3. The Marrow Thieves by Cherie Dimaline: I've had this book on hold for quite a while and I'm still waiting on it... I was initially reluctant to read it because I have a couple of things about marrow-based horror. (Um. Not what you're expecting. I don't actually have a fear of having my bone marrow personally stolen or any real cringe factor about that. Just. Long story.) But I've heard really good reviews and it sounds like a really important read. Oh. Right! Summary: when most of the world loses the ability to dream and discovers that the cure to the madness dreamlessness brings on may lie in the marrow on North American Indigenous people (the only ones who still can), they find themselves the target of "recruiters" and on the run from those who would take their marrow- the cure- by force.



4. Son of a Trickster by Eden Robinson: Another one I haven't read yet but would like to! I feel like I'm going to have to be in a very specific frame of mind to read this one, though, given that it tackles some heavy topics that I generally avoid in my reading. It sounds really good and everything it's just that I am a sensitive plant about certain things for um... reasons. Anyway. 







5. Love Beyond Body, Space, and Time edited by Hope Nicolson: An anthology focusing on LGBTQUIAA+ and two-spirited sci-fi short stories. I've got this on hold right now, I was SO EXCITED when I found out my library was getting a copy in, because I feel like it's been on my TBR for such a long time. 








6. Mapping the Interior by Stephan Graham Jones: I actually took this out of the library a while ago, drawn by the cover alone... and then proceeded to slip into a reading funk and have to return it before picking it up. That particular funk out of the way, I'm really looking forward to getting my hands on it again because it's a horror novella about a boy trying to map the inside of a house that doesn't want to be mapped... a house that's maybe pretty haunted.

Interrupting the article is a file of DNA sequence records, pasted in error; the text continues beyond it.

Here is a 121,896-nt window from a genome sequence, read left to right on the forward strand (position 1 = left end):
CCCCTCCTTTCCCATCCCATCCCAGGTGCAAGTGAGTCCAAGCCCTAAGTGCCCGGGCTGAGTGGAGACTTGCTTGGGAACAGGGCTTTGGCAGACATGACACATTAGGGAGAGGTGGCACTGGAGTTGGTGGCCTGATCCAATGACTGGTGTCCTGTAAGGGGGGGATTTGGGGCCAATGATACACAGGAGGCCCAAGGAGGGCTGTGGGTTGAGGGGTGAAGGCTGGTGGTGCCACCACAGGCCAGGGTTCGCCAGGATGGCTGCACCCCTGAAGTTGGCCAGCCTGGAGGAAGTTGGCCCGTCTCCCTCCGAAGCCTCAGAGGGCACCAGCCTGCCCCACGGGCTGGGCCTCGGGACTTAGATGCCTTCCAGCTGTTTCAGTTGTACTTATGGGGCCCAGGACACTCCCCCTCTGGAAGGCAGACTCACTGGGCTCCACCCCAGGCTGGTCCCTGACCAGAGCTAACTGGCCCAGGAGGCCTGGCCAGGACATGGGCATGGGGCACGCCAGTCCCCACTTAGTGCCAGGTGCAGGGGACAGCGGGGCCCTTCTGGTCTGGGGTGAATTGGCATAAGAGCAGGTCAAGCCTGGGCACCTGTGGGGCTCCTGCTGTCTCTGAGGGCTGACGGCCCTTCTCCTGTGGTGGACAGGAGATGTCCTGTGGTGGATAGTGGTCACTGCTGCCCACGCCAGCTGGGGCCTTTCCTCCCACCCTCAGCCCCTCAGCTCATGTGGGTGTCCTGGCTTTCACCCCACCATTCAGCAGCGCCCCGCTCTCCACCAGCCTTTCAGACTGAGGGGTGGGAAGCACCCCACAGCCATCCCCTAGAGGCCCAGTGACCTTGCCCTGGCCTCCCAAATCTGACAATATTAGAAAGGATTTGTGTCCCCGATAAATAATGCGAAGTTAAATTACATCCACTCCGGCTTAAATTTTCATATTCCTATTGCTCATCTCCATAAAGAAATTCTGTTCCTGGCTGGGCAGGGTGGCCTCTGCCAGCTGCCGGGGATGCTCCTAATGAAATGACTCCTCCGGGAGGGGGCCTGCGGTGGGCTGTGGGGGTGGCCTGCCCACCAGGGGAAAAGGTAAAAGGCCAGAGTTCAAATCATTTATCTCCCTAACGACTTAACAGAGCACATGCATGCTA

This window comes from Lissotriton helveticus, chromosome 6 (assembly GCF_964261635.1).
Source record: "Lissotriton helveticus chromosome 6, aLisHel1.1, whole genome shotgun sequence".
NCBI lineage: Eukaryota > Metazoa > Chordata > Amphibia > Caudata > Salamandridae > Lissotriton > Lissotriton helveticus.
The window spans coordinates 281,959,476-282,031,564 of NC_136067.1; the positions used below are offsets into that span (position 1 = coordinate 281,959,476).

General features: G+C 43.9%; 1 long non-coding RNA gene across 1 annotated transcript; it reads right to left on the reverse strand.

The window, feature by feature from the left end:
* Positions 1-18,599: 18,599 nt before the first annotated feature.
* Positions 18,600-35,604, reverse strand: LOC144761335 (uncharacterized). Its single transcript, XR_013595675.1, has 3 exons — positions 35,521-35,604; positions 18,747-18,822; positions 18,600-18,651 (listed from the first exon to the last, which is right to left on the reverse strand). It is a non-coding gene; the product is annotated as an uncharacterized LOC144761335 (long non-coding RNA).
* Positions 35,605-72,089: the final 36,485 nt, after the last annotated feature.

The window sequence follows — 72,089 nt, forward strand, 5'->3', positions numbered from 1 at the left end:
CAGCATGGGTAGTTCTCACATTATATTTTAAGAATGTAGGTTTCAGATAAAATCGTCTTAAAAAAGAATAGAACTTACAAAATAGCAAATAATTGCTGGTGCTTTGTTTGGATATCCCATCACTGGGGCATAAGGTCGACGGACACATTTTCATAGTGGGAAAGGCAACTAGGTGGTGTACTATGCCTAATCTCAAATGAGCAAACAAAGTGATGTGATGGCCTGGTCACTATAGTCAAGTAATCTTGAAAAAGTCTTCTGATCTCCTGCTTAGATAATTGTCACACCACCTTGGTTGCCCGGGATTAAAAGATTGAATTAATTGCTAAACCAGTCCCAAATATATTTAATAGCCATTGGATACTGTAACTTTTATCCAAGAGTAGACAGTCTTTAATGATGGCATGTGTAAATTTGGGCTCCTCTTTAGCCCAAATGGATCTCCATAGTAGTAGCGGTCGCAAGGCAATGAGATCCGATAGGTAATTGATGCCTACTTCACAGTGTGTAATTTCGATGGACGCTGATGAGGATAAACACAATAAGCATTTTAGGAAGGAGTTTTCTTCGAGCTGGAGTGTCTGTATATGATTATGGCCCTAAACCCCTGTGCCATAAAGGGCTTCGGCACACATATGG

7. Take Us To Your Chief and Other Stories by Drew Hayden Taylor:
Honestly this one had me at the title because I am a fan of aliens but also it ESPECIALLY had me about drawing parallels between the concept of extra-planetary visitors and the experience that North America's Indigenous peoples had with the European arrival. 







8. Braiding Sweetgrass by Robin Wall Kimmerer: This one appeals to the environmental science degree training that I'm never going to fully shake. I'm not that far in but I think the narrative voice is really appealing so far. One of the highlights for me of taking environmental science (with a lot of biology thrown in along with quite a bit of politics) was learning to constantly seek out new ways to think of any given environmental challenge (and solution) and to consider other perspectives (especially those of Indigenous people, who are too often ignored or discounted and who often know A LOT more about the system than anyone whose just showing up and attempting to manage it) and so far I think Robin Wall Kimmerer's perspective is going to be really valuable. I'm hoping I'll learn a lot! (I've already learned more about sweetgrass than I knew before so that's good.) (I'm saying that totally without sarcasm. I have some weird interests.)